The International Play Association England branch (IPA England) is calling on the government to give consideration to children’s play and provide clear guidance for the public and professionals to follow. As the leading organisation for children’s right to play in England, we advocate that the government consider all children’s rights equally, but emphasise the importance of the child’s right to play, Article 31 (and the supporting General Comment 17) of the United Nation’s Convention on the Rights of the Child’s. This should be a priority for any post Covid-19 strategy to support children and young people to thrive during this traumatic period.

Children’s Rights have consistently been forgotten in the decision making process during the response to Covid-19. Where they have been considered it has been solely in the context of education and returning parents to work. Consideration needs to be given to children’s physical, social, emotional, and mental wellbeing within the context of their rights.

IPA England understands the magnitude of the challenge the government is facing post Covid-19. However there is a need for clarity about when we will see the opening of children’s outdoor play spaces, after school clubs, adventure playgrounds and youth facilities. We ask the government to consider the current research- albeit limited- regarding children’s role in the spread of the coronavirus, and to responsibly share this knowledge, in a clear and accessible way, with the public so they are able to make informed decisions regarding their children’s play outside. There should be a balanced approach to any guidance, weighing the risks to the spread and control of the virus, with the risks posed to children with the current lockdown conditions and the benefits of improving conditions for children to socialise and exercise together.

We urge the government not to follow some of the examples we have seen recently, where children have been expected to remain at their desks throughout the school day, or separated by painted lines on the playground. It is also important that children should be able to, where possible, return to the same class with their peers and consistent adults. Play should be at the top of the curriculum agenda for the foreseeable future, as it is through play that children overcome adversity, learn resilience and make sense of the world around them. This should be the case for all children regardless of age or stage of education.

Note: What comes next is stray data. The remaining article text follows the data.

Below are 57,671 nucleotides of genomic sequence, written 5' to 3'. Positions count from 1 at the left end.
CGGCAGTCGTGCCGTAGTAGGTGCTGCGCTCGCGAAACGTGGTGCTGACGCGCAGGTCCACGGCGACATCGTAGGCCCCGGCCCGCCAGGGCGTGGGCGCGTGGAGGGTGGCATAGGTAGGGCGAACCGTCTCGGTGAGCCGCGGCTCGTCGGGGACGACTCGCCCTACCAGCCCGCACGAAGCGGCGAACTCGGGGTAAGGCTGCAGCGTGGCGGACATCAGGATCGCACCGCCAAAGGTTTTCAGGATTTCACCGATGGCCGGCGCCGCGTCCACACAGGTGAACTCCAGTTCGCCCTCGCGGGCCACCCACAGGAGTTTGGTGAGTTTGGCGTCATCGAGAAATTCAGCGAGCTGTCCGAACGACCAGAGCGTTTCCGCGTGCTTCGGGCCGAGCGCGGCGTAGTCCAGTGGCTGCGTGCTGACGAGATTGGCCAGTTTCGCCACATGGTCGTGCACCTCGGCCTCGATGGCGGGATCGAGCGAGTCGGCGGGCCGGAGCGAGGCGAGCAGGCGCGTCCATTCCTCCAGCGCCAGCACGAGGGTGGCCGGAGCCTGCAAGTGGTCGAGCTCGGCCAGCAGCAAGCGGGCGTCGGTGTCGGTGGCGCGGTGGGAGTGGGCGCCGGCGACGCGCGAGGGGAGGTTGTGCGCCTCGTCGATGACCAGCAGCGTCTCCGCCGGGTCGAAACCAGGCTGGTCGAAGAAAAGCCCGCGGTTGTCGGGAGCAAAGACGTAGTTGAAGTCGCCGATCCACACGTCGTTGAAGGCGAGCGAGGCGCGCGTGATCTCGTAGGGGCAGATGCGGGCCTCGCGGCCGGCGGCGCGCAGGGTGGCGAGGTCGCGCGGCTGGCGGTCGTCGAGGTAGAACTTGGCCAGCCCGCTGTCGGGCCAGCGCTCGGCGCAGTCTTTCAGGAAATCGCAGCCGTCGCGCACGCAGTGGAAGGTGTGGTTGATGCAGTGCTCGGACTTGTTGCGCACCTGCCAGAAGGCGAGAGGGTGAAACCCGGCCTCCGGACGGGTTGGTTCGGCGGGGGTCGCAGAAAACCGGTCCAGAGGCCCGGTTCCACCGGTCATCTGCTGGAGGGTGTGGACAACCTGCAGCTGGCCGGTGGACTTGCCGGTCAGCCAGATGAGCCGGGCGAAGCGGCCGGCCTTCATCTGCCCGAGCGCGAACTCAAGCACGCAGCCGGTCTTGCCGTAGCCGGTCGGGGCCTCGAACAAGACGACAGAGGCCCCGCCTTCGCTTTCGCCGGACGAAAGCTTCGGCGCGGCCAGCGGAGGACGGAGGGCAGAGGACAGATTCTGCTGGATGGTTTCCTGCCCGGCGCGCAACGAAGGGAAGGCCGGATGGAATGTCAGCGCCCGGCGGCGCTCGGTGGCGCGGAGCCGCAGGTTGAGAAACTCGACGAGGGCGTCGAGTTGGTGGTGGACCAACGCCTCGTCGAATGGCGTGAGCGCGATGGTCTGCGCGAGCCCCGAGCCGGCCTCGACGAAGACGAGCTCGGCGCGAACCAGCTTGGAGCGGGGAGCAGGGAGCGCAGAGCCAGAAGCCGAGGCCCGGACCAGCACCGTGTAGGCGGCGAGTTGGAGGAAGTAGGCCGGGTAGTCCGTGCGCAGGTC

Finally we ask the government to consider longer term plans for children and young people’s play, particularly with regard to the public realm. Traffic controls, pedestrianisation, promotion of independent mobility and street closures will all help to support children to play in public spaces. Further consideration should be given to play within the curriculum for children of all ages, and to space and time for children to play throughout the school day. Opportunities and the freedom to play, such as Play Ranging, Adventure Playgrounds, Holiday Playschemes, Play Streets and After School Clubs supported by qualified Playworkers should be consistently available as a service to support all children, particularly the most vulnerable, to overcome adverse experiences they have faced during the Covid-19 outbreak and to flourish.

A pdf version of this is here: IPA England Calls for COVID 19 Clarity

IPA World support for play during the pandemic

There is a heightened need to support children’s right to play at this time, so the International Play Association (IPA World) has developed the IPA Play in Crisis: Support for Parents and Carers resources.

Each page provides parents and carers with information and ideas so you can support your child’s play.  Topics include the importance of playing in times of crisis and how to respond to children’s play needs.  Also included are issues that may concern parents like children playing with difficult themes of loss, death and loneliness.It’s available both as a web page and downloadable pdf here.

Who we are – The International Play Association – England branch

We aim to uphold the right of all children and young people to time, freedom and space to play in their own way by:

  • Debating the philosophical and practical rationales for intervening in children’s play and the appropriateness and effectiveness of the various responses that have arisen from them in all relevant national and international areas
  • Advising and supporting the IPA International network and Board to effectively work to influence international bodies and agencies
  • Facilitating the international exchange of evidence and experience (for instance events, articles, papers, contribution to PlayRights magazine, website and supporting study visits)
  • Contributing to global consultation initiatives
  • Facilitating ‘cross-fertilisation’ between disciplines that have an interest or impact on children and young people’s play, environments for play and playwork
  • Setting up working groups as necessary to support activities in line with our aims